The Story of Patriarchs and Prophets
by Ellen G. White
Chapter 58: The Schools of the Prophets
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The Lord Himself directed the education of Israel. His care
was not restricted to their religious interests; whatever
affected their mental or physical well-being was also the subject
of divine providence, and came within the sphere of divine law.
God had commanded the Hebrews to teach their children
His requirements and to make them acquainted with all His
dealings with their fathers. This was one of the special duties of
every parent—one that was not to be delegated to another. In
the place of stranger lips the loving hearts of the father and
mother were to give instruction to their children. Thoughts of
God were to be associated with all the events of daily life. The
mighty works of God in the deliverance of His people and the
promises of the Redeemer to come were to be often recounted
in the homes of Israel; and the use of figures and symbols caused
the lessons given to be more firmly fixed in the memory. The
great truths of God's providence and of the future life were
impressed on the young mind. It was trained to see God alike in
the scenes of nature and the words of revelation. The stars of
heaven, the trees and flowers of the field, the lofty mountains,
the rippling brooks—all spoke of the Creator. The solemn service
of sacrifice and worship at the sanctuary and the utterances
of the prophets were a revelation of God.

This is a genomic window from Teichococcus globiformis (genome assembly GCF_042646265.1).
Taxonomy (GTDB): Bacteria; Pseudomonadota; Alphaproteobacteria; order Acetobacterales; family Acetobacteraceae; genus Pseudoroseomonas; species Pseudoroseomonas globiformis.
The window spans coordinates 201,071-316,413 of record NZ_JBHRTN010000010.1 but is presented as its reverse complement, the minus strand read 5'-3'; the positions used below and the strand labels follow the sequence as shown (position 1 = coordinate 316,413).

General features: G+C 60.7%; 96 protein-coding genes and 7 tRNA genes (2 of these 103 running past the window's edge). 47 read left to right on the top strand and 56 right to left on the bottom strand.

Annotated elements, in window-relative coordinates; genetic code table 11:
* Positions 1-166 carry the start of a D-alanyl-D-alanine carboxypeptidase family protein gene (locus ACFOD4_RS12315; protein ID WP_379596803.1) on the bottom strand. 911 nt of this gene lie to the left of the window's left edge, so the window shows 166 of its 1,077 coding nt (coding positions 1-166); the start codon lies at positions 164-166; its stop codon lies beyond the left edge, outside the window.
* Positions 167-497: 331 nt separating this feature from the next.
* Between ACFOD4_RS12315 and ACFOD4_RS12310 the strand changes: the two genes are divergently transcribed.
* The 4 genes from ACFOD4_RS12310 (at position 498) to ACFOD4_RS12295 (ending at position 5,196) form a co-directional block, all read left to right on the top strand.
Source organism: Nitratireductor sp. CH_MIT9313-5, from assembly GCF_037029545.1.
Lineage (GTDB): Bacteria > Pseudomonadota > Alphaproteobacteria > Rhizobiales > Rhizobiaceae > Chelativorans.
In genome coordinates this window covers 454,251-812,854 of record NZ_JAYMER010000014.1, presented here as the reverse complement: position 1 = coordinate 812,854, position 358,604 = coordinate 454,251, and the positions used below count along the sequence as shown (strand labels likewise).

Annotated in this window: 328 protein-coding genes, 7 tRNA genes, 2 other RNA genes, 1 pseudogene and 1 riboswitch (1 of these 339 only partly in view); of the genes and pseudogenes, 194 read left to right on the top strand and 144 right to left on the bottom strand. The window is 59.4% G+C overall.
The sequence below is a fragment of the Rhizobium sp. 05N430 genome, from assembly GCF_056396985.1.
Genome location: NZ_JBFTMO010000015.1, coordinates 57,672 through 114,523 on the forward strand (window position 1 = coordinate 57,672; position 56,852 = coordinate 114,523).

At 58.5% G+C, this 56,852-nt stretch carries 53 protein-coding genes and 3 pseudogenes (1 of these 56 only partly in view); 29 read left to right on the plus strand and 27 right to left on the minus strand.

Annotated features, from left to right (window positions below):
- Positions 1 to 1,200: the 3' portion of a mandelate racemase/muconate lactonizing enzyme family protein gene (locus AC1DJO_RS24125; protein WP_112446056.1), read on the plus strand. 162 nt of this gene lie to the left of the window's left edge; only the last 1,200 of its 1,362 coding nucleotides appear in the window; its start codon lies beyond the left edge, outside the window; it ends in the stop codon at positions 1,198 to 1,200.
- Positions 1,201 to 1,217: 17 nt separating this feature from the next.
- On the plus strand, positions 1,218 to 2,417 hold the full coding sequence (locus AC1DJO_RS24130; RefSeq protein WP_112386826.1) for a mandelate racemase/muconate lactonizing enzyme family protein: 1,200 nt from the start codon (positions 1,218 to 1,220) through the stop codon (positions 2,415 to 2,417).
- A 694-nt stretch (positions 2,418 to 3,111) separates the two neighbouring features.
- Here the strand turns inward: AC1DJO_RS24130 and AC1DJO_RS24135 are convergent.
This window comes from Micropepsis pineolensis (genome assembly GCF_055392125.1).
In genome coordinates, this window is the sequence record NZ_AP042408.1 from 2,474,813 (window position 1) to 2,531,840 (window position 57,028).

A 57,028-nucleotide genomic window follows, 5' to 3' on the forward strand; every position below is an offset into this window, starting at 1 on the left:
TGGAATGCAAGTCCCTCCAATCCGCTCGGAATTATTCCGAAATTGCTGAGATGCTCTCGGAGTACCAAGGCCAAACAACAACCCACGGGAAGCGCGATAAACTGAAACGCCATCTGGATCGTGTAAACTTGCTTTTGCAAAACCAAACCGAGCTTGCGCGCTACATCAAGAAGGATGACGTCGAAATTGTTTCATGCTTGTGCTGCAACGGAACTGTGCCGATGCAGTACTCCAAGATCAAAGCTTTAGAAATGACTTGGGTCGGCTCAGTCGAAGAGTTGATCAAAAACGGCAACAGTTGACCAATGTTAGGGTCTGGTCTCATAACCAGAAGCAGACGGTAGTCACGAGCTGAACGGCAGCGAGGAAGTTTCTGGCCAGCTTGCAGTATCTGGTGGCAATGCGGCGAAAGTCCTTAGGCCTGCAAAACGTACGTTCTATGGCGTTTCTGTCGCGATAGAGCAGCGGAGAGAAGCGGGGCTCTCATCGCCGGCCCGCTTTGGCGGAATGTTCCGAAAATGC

Such was the training of Moses in the lowly cabin home in
Goshen; of Samuel, by the faithful Hannah; of David, in the hill
dwelling at Bethlehem; of Daniel, before the scenes of the
captivity separated him from the home of his fathers. Such, too, was
the early life of Christ at Nazareth; such the training by which
the child Timothy learned from the lips of his grandmother Lois,
and his mother Eunice (2 Timothy 1:5; 3:15), the truths of Holy
Writ. [p. 593]
Further provision was made for the instruction of the young,
by the establishment of the schools of the prophets. If a youth
desired to search deeper into the truths of the word of God and
to seek wisdom from above, that he might become a teacher in
Israel, these schools were open to him. The schools of the prophets
were founded by Samuel to serve as a barrier against the
widespread corruption, to provide for the moral and spiritual
welfare of the youth, and to promote the future prosperity of the
nation by furnishing it with men qualified to act in the fear of
God as leaders and counselors. In the accomplishment of this
object Samuel gathered companies of young men who were pious,
intelligent, and studious. These were called the sons of the
prophets. As they communed with God and studied His word and
His works, wisdom from above was added to their natural
endowments. The instructors were men not only well versed in
divine truth, but those who had themselves enjoyed communion
with God and had received the special endowment of His Spirit.
They enjoyed the respect and confidence of the people, both for
learning and piety.
In Samuel's day there were two of these schools—one at
Ramah, the home of the prophet, and the other at Kirjath-jearim,
where the ark then was. Others were established in later times.
The pupils of these schools sustained themselves by their own
labor in tilling the soil or in some mechanical employment. In
Israel this was not thought strange or degrading; indeed, it was